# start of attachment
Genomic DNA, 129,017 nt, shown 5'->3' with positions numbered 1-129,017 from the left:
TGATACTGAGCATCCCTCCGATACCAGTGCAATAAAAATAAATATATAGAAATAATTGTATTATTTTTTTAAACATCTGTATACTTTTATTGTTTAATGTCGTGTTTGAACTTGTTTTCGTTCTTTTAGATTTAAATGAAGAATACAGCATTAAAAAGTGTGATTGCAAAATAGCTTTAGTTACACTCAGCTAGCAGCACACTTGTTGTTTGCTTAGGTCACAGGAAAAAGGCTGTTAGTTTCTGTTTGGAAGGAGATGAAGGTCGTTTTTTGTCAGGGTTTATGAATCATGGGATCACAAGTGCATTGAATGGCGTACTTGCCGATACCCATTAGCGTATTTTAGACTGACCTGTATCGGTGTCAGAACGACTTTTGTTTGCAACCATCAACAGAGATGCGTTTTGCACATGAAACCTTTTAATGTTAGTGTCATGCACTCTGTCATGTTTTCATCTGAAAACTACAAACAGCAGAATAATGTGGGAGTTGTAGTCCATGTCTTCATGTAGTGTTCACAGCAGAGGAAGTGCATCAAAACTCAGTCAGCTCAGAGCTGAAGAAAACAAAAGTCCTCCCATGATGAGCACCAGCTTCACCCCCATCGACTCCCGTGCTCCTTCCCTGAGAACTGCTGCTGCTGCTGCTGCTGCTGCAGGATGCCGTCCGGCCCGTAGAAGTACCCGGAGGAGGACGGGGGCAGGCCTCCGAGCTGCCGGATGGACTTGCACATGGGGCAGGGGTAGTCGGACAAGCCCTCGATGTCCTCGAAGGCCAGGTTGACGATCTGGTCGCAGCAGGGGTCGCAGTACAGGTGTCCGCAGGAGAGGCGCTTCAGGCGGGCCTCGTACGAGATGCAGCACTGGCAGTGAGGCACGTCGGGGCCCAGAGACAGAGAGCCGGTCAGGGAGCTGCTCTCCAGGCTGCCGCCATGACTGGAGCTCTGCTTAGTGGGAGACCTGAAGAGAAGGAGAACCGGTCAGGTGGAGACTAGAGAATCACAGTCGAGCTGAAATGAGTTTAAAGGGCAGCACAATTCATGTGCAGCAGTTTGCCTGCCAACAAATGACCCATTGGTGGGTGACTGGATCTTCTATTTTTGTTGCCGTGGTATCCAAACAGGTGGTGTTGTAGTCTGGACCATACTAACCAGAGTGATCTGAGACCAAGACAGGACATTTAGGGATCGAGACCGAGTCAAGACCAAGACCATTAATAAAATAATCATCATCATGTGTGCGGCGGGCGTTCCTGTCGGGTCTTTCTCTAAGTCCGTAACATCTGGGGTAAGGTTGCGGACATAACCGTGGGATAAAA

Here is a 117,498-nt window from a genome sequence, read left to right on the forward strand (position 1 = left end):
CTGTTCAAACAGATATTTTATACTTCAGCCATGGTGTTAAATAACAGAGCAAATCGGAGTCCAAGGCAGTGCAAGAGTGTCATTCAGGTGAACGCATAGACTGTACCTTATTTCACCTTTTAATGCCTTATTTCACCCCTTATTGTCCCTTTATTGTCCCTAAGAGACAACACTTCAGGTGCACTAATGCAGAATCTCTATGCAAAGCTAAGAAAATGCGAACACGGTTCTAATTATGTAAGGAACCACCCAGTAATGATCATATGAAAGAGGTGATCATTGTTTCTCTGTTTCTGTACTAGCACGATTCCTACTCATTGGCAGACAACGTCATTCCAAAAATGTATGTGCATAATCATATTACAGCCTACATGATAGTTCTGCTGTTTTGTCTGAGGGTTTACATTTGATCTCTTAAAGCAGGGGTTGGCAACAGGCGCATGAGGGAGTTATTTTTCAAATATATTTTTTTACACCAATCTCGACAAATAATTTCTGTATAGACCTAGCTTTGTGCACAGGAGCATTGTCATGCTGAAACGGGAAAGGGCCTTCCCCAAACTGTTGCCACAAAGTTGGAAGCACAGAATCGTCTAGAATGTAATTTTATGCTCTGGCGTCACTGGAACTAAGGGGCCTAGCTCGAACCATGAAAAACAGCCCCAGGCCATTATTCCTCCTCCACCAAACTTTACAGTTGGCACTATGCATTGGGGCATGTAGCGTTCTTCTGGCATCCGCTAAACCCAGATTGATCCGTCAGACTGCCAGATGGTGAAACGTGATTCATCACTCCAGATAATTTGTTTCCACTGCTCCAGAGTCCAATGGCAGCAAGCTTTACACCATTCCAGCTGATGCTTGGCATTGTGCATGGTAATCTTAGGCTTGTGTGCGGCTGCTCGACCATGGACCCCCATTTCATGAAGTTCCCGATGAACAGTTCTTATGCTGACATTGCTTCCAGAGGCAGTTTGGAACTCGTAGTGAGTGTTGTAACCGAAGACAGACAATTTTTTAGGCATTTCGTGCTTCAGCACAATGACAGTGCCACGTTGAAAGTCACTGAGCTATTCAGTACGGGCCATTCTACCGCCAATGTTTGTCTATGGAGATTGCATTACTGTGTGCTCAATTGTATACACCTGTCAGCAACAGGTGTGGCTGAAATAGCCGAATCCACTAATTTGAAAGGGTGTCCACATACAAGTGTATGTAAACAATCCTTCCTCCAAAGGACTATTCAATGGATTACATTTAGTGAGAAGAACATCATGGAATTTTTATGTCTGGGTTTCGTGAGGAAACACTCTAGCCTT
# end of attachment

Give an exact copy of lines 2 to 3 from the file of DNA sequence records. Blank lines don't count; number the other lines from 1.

TGATACTGAGCATCCCTCCGATACCAGTGCAATAAAAATAAATATATAGAAATAATTGTATTATTTTTTTAAACATCTGTATACTTTTATTGTTTAATGTCGTGTTTGAACTTGTTTTCGTTCTTTTAGATTTAAATGAAGAATACAGCATTAAAAAGTGTGATTGCAAAATAGCTTTAGTTACACTCAGCTAGCAGCACACTTGTTGTTTGCTTAGGTCACAGGAAAAAGGCTGTTAGTTTCTGTTTGGAAGGAGATGAAGGTCGTTTTTTGTCAGGGTTTATGAATCATGGGATCACAAGTGCATTGAATGGCGTACTTGCCGATACCCATTAGCGTATTTTAGACTGACCTGTATCGGTGTCAGAACGACTTTTGTTTGCAACCATCAACAGAGATGCGTTTTGCACATGAAACCTTTTAATGTTAGTGTCATGCACTCTGTCATGTTTTCATCTGAAAACTACAAACAGCAGAATAATGTGGGAGTTGTAGTCCATGTCTTCATGTAGTGTTCACAGCAGAGGAAGTGCATCAAAACTCAGTCAGCTCAGAGCTGAAGAAAACAAAAGTCCTCCCATGATGAGCACCAGCTTCACCCCCATCGACTCCCGTGCTCCTTCCCTGAGAACTGCTGCTGCTGCTGCTGCTGCTGCAGGATGCCGTCCGGCCCGTAGAAGTACCCGGAGGAGGACGGGGGCAGGCCTCCGAGCTGCCGGATGGACTTGCACATGGGGCAGGGGTAGTCGGACAAGCCCTCGATGTCCTCGAAGGCCAGGTTGACGATCTGGTCGCAGCAGGGGTCGCAGTACAGGTGTCCGCAGGAGAGGCGCTTCAGGCGGGCCTCGTACGAGATGCAGCACTGGCAGTGAGGCACGTCGGGGCCCAGAGACAGAGAGCCGGTCAGGGAGCTGCTCTCCAGGCTGCCGCCATGACTGGAGCTCTGCTTAGTGGGAGACCTGAAGAGAAGGAGAACCGGTCAGGTGGAGACTAGAGAATCACAGTCGAGCTGAAATGAGTTTAAAGGGCAGCACAATTCATGTGCAGCAGTTTGCCTGCCAACAAATGACCCATTGGTGGGTGACTGGATCTTCTATTTTTGTTGCCGTGGTATCCAAACAGGTGGTGTTGTAGTCTGGACCATACTAACCAGAGTGATCTGAGACCAAGACAGGACATTTAGGGATCGAGACCGAGTCAAGACCAAGACCATTAATAAAATAATCATCATCATGTGTGCGGCGGGCGTTCCTGTCGGGTCTTTCTCTAAGTCCGTAACATCTGGGGTAAGGTTGCGGACATAACCGTGGGATAAAA

Here is a 117,498-nt window from a genome sequence, read left to right on the forward strand (position 1 = left end):